Maybe that student is bright enough to be a big Talmud Chacham, but his real brilliance may be in medicine. Under the prevailing conditions in the Yeshiva system, that student’s desire to go into medicine or science will be discouraged.

The Solution

As I have said many times all Bnei Torah should spend time learning full time after high school for perhaps at least 5 years. But in most cases there should be preparation for some of that time, in conjunction with learning, for one's Parnassa. Although I believe all Bachurim need to learn post high school for at least a year or two without any of the distractions of college etc.) I believe that the Roshei Yeshiva who in many cases are surrogate fathers to these Bachurim should be more proactive in guiding those who do not "have what it takes in learning" into other areas.

Any Rosh HaYeshiva worth his salt knows which of his students are destined for greatness (and should be encouraged to stay in learning full time) and which of his students are not destined for greatness in learning. They should be guided into Parnassa.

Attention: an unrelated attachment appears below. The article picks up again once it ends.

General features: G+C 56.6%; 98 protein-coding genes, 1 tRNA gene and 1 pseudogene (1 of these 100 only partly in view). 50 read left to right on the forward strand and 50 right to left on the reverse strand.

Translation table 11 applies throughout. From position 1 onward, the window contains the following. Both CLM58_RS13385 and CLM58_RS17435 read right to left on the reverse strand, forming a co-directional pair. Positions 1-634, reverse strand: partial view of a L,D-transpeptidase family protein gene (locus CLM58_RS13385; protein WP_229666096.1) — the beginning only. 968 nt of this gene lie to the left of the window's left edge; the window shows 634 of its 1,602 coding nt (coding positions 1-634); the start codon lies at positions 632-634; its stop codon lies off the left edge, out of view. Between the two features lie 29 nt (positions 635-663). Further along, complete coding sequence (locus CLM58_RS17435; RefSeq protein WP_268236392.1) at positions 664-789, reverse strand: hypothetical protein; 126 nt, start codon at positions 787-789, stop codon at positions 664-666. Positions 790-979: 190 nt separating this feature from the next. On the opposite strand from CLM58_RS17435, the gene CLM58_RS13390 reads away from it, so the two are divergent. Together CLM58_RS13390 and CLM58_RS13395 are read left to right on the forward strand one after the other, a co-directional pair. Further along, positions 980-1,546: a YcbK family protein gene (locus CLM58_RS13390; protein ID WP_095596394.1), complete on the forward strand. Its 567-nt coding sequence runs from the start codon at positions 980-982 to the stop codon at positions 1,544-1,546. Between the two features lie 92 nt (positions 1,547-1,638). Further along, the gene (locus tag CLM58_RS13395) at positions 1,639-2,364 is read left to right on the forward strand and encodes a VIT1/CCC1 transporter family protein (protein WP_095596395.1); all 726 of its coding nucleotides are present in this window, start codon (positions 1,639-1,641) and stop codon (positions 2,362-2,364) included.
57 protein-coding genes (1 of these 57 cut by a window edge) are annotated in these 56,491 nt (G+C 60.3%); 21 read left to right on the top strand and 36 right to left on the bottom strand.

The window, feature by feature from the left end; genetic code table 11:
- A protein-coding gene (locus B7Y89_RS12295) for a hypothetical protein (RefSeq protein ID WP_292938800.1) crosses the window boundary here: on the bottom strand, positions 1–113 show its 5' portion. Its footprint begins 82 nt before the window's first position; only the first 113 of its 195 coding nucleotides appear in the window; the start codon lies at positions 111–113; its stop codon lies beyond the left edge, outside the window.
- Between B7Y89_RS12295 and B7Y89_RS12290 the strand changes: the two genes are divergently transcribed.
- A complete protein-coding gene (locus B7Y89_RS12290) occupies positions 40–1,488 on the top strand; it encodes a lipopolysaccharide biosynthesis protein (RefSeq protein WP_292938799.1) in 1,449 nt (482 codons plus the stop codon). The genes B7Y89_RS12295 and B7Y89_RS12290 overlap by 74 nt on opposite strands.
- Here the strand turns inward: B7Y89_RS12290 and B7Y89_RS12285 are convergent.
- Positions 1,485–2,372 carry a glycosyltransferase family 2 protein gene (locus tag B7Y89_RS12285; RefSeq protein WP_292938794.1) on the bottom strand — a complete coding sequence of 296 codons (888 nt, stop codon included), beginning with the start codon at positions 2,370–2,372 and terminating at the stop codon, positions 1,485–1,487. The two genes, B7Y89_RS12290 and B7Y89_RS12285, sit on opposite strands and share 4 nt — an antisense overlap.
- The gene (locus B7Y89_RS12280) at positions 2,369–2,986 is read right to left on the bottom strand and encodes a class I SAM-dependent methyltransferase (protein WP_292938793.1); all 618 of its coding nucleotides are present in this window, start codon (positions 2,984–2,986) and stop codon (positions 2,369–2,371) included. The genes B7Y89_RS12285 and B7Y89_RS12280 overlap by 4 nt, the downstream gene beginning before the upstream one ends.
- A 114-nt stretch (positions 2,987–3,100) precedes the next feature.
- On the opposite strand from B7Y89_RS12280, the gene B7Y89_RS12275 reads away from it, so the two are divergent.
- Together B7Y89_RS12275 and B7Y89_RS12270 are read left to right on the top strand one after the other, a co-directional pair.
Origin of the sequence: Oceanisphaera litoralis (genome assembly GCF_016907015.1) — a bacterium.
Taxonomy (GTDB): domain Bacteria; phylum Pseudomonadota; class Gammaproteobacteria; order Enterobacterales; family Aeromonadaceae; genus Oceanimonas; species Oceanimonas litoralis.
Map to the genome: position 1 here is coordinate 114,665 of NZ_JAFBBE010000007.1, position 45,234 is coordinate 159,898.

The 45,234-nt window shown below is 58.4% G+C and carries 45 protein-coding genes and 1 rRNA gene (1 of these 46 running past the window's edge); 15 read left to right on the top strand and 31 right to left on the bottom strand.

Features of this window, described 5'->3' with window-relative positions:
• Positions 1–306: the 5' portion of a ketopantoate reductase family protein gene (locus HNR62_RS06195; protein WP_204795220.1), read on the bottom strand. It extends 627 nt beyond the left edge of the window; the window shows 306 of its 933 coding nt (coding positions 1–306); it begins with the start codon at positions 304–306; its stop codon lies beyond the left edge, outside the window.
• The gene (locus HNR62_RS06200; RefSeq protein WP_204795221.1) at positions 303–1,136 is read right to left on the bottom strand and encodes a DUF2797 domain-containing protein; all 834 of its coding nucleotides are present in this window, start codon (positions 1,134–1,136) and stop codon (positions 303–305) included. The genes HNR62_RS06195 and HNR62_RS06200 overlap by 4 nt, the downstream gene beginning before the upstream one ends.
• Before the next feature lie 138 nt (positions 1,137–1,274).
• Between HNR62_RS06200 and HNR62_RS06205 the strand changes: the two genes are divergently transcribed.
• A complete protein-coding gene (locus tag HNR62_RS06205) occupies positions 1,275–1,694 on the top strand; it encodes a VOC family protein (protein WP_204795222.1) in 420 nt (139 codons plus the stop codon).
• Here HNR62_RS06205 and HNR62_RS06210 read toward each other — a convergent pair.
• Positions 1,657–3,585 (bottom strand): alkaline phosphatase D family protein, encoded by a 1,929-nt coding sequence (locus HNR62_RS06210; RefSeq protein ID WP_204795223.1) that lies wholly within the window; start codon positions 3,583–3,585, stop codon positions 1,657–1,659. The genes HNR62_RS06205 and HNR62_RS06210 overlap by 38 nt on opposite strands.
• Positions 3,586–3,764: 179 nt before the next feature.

The benefit of such an approach is immeasurable. In addition to contributing to Klal Yisroel in a better way ( each individual custom tailoring his contribution), the money needed to support the vast amounts of people presently in Kollel will be freed up and better distributed to those Avreichim who DO have what it takes.

They currently learn with great material sacrifice to themselves and their families. Why shouldn't they be able to learn full time L’Shma and not have to struggle for their own material well being and that of their families? Wouldn't their learning improve if they didn't have to worry about how they were going to get their next rent check?

A former Avreich confided in me that the peer pressure to stay in Kollel is enormous, and that while one is in Kollel the impression is made on the Yungeleit that leaving learning is a terrible thing. He was able to leave and found out that it wasn't that terrible, and in fact he is pretty well accepted by all of his Kollel friends.


  1. I've never really understood what constitutes success in learning Torah. Is it the generation of chidushim? The ability to accurately recite the sources for any practical halachic decision? The ability to answer halachic questions?

    How do you know that it is appropriate for your son to stay in Kollel and not someone else's son? Is it based on how much they are enjoying themselves or some other metric?

  2. I believe that in a shiur that can be accessed from YUTorah, Rav Hershel Schachter quotes Rav Shmuel Rozovsky of Ponovezh as having a similar view as that stated of Rav Aharon Soloveichik. He believed that anyone should be allowed to sit in kollel, however, a series of tests would be given a couple of times a year to test the avreichim. if they didn't pass a certain amount of tests, they would simply be dismissed and forced to find a job.